26TH SUNDAY IN ORDINARY TIME – SEPTEMBER 25, 2011 – ST. JOHN’S
“Tax collectors and prostitutes are entering the kingdom of God before you.” I never think of this saying of Jesus in today’s Gospel without recalling a New Yorker cartoon by George Booth, the artist who has all those scraggly cats and dogs and people in his work. The cartoon showed a Protestant minister running for his life out the church door and down the sidewalk; he is being chased by an angry congregation, the men shouting and with raised fists, the women throwing their pocketbooks at him. You wonder what is going on and then you see the sign on which is written the theme of that day’s sermon. It reads: “Are we all prostitutes?” It is clear what the minister’s answer must have been. Whether the minister–or rather George Booth–knew it or not, the idea of the Church as a prostitute restored to virtue, and always in danger of relapsing, was a frequent theme in early and medieval Christian literature.
Originally, the parable of the two sons was meant to illustrate the necessity of doing as well as of saying: the one son says he won’t go out into the vineyard but changes his mind and does go; the other says, “Yes, lord,” but doesn’t go. We are reminded of another saying of Jesus: “Not everyone who says to me, ‘Lord, Lord,’ will enter the kingdom of heaven, but he who does the will of my Father who is in heaven.” Then comes the saying: “Amen, I say to you, tax collectors and prostitutes are entering the kingdom of God before you.” I guess it’s fairly easy why Jesus referred to prostitutes to illustrate his point. He added tax collectors because their profession required them to be in regular contact with the occupying Roman authorities; perhaps we can compare them to the collaborators in occupied France during the Second World War.
These two disreputable groups, Jesus says, are in a better situation with regard to the kingdom than are the chief priests and elders. These latter saw no need to repent when John the Baptist came preaching repentance, but the tax collectors and prostitutes did–those people that the Jewish leaders regarded as nothing but sinners, consistently breaking the law–said No at first, but then when John came, they changed their minds and believed him.
I suppose if we were to look for the equivalent in today’s society in order to wake up the Church, we might say: “Drug-dealers and abortionists are entering the kingdom of God before”–well, before whom? I suppose we have to say, “before us,” us the church-goers. Drug-dealers and abortionists may say yes if they ever truly hear the good news of the forgiveness and reconciliation offered to them by God in Christ; but we’re the ones who say, “Lord, Lord” here in church, and it’s up to us to decide whether we’re like the son in the parable who says “Yes” but doesn’t go to work.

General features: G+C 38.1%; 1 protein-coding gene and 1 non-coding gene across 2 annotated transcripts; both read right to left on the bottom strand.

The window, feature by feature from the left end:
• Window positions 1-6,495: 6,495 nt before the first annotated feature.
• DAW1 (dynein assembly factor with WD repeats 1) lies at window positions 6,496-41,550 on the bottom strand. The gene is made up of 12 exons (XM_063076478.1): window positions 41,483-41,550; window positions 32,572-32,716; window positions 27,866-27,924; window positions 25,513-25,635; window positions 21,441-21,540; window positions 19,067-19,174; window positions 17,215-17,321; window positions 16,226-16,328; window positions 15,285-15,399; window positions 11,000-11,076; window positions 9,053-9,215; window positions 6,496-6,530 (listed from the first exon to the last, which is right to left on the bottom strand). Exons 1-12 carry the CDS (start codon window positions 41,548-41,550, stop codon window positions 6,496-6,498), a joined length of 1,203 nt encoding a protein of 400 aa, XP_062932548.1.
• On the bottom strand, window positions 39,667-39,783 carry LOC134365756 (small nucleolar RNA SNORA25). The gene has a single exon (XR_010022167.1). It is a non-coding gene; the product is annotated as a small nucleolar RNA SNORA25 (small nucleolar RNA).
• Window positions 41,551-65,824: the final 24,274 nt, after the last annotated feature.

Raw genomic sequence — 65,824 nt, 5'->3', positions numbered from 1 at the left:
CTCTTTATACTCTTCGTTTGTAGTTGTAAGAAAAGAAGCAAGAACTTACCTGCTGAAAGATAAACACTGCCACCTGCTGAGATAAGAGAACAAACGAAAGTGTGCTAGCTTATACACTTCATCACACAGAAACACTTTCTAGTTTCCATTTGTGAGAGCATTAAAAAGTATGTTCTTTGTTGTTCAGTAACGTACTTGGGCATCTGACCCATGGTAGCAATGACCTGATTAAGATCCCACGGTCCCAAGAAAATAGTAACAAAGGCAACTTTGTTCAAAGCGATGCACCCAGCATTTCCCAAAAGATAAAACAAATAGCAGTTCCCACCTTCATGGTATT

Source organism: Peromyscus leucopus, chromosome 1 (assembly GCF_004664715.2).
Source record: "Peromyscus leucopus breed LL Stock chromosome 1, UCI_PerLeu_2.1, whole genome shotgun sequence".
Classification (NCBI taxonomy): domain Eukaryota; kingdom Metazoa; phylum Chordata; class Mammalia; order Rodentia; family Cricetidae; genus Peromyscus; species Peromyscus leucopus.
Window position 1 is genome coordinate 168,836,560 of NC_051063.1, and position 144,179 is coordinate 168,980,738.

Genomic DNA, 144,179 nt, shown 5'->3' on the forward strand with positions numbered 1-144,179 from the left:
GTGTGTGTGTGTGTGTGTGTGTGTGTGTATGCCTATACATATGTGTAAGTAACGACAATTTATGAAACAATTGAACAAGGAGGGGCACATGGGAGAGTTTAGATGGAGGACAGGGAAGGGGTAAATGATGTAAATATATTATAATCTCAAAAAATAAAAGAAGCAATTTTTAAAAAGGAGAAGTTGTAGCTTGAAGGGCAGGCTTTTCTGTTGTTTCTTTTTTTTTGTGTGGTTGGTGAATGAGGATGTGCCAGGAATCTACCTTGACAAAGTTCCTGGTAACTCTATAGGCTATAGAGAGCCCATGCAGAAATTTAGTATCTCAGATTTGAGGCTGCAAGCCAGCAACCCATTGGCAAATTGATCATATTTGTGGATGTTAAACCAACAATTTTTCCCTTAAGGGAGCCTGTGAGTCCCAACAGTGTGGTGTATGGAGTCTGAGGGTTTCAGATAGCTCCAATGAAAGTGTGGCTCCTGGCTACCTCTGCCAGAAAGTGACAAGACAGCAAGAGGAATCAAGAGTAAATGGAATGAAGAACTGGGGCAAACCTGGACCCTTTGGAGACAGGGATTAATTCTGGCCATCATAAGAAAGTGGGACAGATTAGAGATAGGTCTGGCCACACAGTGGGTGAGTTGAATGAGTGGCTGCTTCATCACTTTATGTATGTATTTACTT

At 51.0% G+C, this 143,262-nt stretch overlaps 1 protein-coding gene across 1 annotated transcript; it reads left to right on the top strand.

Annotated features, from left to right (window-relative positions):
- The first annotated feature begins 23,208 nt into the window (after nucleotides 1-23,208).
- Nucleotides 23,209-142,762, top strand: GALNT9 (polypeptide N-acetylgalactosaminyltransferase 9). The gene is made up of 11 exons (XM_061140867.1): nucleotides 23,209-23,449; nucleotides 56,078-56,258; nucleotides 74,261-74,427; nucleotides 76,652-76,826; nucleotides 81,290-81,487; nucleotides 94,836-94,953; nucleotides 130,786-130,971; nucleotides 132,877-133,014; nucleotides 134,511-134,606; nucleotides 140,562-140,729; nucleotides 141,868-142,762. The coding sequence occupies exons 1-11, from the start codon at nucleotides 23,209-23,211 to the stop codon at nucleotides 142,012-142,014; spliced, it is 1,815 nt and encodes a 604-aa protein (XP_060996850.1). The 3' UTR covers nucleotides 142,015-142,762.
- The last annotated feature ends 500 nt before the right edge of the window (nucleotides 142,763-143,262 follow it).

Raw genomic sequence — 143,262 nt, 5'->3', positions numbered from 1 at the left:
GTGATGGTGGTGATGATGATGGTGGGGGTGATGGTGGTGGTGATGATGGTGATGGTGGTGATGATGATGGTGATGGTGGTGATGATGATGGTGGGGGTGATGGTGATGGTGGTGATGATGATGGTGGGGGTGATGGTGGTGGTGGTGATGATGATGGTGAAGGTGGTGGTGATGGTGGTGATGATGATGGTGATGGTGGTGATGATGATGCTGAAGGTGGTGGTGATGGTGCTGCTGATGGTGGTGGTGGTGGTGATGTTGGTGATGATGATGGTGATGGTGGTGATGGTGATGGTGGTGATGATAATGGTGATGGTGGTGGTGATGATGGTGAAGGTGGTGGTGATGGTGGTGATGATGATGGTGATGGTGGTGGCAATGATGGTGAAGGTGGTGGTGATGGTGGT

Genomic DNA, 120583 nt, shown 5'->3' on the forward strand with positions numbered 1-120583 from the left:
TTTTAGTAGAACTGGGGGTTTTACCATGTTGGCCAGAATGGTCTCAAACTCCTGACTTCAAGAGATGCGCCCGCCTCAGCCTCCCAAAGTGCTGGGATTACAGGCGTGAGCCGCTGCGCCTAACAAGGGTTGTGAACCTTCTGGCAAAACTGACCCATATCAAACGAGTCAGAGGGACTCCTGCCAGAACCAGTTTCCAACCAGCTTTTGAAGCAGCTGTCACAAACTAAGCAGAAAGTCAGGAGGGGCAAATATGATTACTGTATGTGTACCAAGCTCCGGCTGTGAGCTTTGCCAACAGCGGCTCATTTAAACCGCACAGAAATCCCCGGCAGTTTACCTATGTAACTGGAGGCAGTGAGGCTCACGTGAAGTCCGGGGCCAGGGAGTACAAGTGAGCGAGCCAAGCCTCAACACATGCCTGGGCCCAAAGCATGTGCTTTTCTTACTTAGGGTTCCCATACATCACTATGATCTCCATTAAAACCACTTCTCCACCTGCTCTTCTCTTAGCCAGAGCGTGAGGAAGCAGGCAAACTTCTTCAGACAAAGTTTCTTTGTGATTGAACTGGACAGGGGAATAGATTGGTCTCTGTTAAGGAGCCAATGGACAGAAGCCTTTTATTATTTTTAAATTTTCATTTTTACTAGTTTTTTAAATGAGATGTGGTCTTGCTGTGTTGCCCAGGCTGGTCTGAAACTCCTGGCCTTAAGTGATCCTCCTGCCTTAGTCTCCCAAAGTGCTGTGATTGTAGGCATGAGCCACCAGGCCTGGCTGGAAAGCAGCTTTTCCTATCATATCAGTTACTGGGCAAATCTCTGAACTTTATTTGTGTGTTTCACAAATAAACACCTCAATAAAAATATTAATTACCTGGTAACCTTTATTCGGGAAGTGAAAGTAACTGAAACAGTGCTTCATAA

One brief word about today’s powerful second reading. After a beautiful exhortation to gentleness, compassion, and unity of heart and mind and after calling them “to the same attitude that is also in Christ Jesus,” St. Paul quotes from a very early Christian hymn, about the pre-existent one equal to God, who emptied himself, took on the form of a slave, humbled himself even to death, even to death on a cross, and for this was exalted by God and was given the name above all other names, the name of Lord, so that at that name every creature should bend the knee and confess that Jesus Christ is Lord, to the glory of God the Father.
A great German Lutheran scholar has noted that this hymn had probably been composed and sung by around the year 50. This is a mere twenty years after the death of Christ–twenty years were enough for the story of a wandering prophet’s execution on a shameful cross outside of Jerusalem to have become a story that was being sung far away from Palestine–the story that this same prophet was God himself emptying and humbling himself and now exalted and bearing God’s own name, “Lord.” The crucified one had been remembered; but not only remembered, he was being confessed to be Lord; and the community that remembered him and confessed him in faith had spread and was spreading.
And now it has spread to the point that across the centuries and across the seas, that community of memory and of faith includes us who are assembled here today. We remember that same one in the Gospel as we hear his words; we confess him in the creed that will follow this homily; we remember him in the breaking of the bread; and we confess him in the great Amen that concludes our prayer of thanksgiving. We remember what was remembered then; we confess what was confessed then; and by this same memory and faith we are the same community that gathered in Philippi 1950 years ago and sang this great hymn.
Now consider again what it means to say to Jesus, “Lord, Lord”. It is a confession of faith and of grateful memory, the memory and faith, celebrated in words and in mystery, that constitute and distinguish the Church, that are supposed to distinguish us here gathered. In this celebration we are brought back each week to the great good news that was sung in the hymn St. Paul quoted. But, Jesus said, “Not everyone who says to me, ‘Lord, Lord,’ will enter the kingdom of heaven, but he who does the will of my Father, who is in heaven.” We are the sons in the parable: One of them says “No” to has father and yet goes to work; the other says “Yes, Lord,” but doesn’t go. When we leave this church after having said the Yes of our Amen, we are going out into the vineyard. And it is there that we will show which one of the sons we are.